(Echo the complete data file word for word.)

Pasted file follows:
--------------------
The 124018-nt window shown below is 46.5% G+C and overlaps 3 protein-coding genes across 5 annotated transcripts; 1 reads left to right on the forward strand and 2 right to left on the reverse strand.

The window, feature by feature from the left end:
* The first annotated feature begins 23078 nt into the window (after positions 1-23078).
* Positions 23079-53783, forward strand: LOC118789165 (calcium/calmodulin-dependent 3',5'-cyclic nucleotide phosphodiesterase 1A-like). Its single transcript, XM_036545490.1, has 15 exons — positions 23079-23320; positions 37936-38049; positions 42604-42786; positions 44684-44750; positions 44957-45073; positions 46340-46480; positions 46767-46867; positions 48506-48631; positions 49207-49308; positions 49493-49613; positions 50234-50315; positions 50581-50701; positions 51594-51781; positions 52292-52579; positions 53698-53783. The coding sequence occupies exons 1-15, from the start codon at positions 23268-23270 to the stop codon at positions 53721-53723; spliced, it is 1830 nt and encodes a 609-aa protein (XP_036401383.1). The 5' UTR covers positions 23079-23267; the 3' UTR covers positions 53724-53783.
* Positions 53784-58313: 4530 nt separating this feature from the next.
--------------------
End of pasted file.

The 124018-nt window shown below is 46.5% G+C and overlaps 3 protein-coding genes across 5 annotated transcripts; 1 reads left to right on the forward strand and 2 right to left on the reverse strand.

The window, feature by feature from the left end:
* The first annotated feature begins 23078 nt into the window (after positions 1-23078).
* Positions 23079-53783, forward strand: LOC118789165 (calcium/calmodulin-dependent 3',5'-cyclic nucleotide phosphodiesterase 1A-like). Its single transcript, XM_036545490.1, has 15 exons — positions 23079-23320; positions 37936-38049; positions 42604-42786; positions 44684-44750; positions 44957-45073; positions 46340-46480; positions 46767-46867; positions 48506-48631; positions 49207-49308; positions 49493-49613; positions 50234-50315; positions 50581-50701; positions 51594-51781; positions 52292-52579; positions 53698-53783. The coding sequence occupies exons 1-15, from the start codon at positions 23268-23270 to the stop codon at positions 53721-53723; spliced, it is 1830 nt and encodes a 609-aa protein (XP_036401383.1). The 5' UTR covers positions 23079-23267; the 3' UTR covers positions 53724-53783.
* Positions 53784-58313: 4530 nt separating this feature from the next.